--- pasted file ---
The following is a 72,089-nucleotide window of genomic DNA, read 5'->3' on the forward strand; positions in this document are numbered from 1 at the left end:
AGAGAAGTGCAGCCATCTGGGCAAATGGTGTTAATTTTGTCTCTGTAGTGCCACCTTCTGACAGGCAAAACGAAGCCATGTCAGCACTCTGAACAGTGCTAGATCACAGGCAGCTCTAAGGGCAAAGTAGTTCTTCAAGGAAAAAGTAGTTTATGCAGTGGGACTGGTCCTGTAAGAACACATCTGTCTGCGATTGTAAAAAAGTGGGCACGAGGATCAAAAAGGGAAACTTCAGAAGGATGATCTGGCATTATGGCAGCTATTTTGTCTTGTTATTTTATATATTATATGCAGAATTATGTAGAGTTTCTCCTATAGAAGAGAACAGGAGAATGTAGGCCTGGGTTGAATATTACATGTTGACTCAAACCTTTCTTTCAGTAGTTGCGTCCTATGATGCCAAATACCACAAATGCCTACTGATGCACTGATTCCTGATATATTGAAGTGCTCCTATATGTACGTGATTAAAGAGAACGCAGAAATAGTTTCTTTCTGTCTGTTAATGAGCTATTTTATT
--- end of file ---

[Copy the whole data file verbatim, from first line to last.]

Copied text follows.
The following is a 72,089-nucleotide window of genomic DNA, read 5'->3' on the forward strand; positions in this document are numbered from 1 at the left end:
AGAGAAGTGCAGCCATCTGGGCAAATGGTGTTAATTTTGTCTCTGTAGTGCCACCTTCTGACAGGCAAAACGAAGCCATGTCAGCACTCTGAACAGTGCTAGATCACAGGCAGCTCTAAGGGCAAAGTAGTTCTTCAAGGAAAAAGTAGTTTATGCAGTGGGACTGGTCCTGTAAGAACACATCTGTCTGCGATTGTAAAAAAGTGGGCACGAGGATCAAAAAGGGAAACTTCAGAAGGATGATCTGGCATTATGGCAGCTATTTTGTCTTGTTATTTTATATATTATATGCAGAATTATGTAGAGTTTCTCCTATAGAAGAGAACAGGAGAATGTAGGCCTGGGTTGAATATTACATGTTGACTCAAACCTTTCTTTCAGTAGTTGCGTCCTATGATGCCAAATACCACAAATGCCTACTGATGCACTGATTCCTGATATATTGAAGTGCTCCTATATGTACGTGATTAAAGAGAACGCAGAAATAGTTTCTTTCTGTCTGTTAATGAGCTATTTTATT